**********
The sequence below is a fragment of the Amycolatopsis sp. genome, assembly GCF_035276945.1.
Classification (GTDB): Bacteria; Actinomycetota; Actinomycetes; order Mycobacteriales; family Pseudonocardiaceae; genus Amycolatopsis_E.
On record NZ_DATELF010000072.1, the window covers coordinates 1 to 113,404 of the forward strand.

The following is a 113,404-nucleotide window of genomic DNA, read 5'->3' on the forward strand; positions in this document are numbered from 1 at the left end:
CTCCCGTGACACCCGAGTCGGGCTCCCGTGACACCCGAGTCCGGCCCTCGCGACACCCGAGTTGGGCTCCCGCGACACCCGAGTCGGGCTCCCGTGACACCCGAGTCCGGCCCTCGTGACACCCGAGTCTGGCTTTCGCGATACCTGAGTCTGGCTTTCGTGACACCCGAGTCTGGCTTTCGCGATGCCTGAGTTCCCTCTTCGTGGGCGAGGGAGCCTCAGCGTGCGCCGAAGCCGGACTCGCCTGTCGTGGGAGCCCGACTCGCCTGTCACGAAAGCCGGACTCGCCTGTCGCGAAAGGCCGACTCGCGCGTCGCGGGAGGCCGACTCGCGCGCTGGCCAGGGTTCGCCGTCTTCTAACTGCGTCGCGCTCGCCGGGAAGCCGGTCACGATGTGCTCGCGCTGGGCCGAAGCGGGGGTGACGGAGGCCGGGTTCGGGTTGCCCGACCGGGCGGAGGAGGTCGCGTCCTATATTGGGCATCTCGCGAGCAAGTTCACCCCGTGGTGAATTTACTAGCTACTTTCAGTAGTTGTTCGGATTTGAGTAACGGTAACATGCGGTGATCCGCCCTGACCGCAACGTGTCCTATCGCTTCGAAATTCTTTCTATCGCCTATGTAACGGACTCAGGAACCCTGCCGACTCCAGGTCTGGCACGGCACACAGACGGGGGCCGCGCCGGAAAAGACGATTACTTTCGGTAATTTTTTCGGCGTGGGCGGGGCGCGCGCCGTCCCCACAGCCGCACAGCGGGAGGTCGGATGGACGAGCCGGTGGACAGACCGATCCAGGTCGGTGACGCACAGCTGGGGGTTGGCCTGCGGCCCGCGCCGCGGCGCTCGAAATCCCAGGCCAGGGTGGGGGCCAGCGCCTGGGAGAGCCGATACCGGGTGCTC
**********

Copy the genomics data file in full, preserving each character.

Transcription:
The sequence below is a fragment of the Amycolatopsis sp. genome, assembly GCF_035276945.1.
Classification (GTDB): Bacteria; Actinomycetota; Actinomycetes; order Mycobacteriales; family Pseudonocardiaceae; genus Amycolatopsis_E.
On record NZ_DATELF010000072.1, the window covers coordinates 1 to 113,404 of the forward strand.

The following is a 113,404-nucleotide window of genomic DNA, read 5'->3' on the forward strand; positions in this document are numbered from 1 at the left end:
CTCCCGTGACACCCGAGTCGGGCTCCCGTGACACCCGAGTCCGGCCCTCGCGACACCCGAGTTGGGCTCCCGCGACACCCGAGTCGGGCTCCCGTGACACCCGAGTCCGGCCCTCGTGACACCCGAGTCTGGCTTTCGCGATACCTGAGTCTGGCTTTCGTGACACCCGAGTCTGGCTTTCGCGATGCCTGAGTTCCCTCTTCGTGGGCGAGGGAGCCTCAGCGTGCGCCGAAGCCGGACTCGCCTGTCGTGGGAGCCCGACTCGCCTGTCACGAAAGCCGGACTCGCCTGTCGCGAAAGGCCGACTCGCGCGTCGCGGGAGGCCGACTCGCGCGCTGGCCAGGGTTCGCCGTCTTCTAACTGCGTCGCGCTCGCCGGGAAGCCGGTCACGATGTGCTCGCGCTGGGCCGAAGCGGGGGTGACGGAGGCCGGGTTCGGGTTGCCCGACCGGGCGGAGGAGGTCGCGTCCTATATTGGGCATCTCGCGAGCAAGTTCACCCCGTGGTGAATTTACTAGCTACTTTCAGTAGTTGTTCGGATTTGAGTAACGGTAACATGCGGTGATCCGCCCTGACCGCAACGTGTCCTATCGCTTCGAAATTCTTTCTATCGCCTATGTAACGGACTCAGGAACCCTGCCGACTCCAGGTCTGGCACGGCACACAGACGGGGGCCGCGCCGGAAAAGACGATTACTTTCGGTAATTTTTTCGGCGTGGGCGGGGCGCGCGCCGTCCCCACAGCCGCACAGCGGGAGGTCGGATGGACGAGCCGGTGGACAGACCGATCCAGGTCGGTGACGCACAGCTGGGGGTTGGCCTGCGGCCCGCGCCGCGGCGCTCGAAATCCCAGGCCAGGGTGGGGGCCAGCGCCTGGGAGAGCCGATACCGGGTGCTC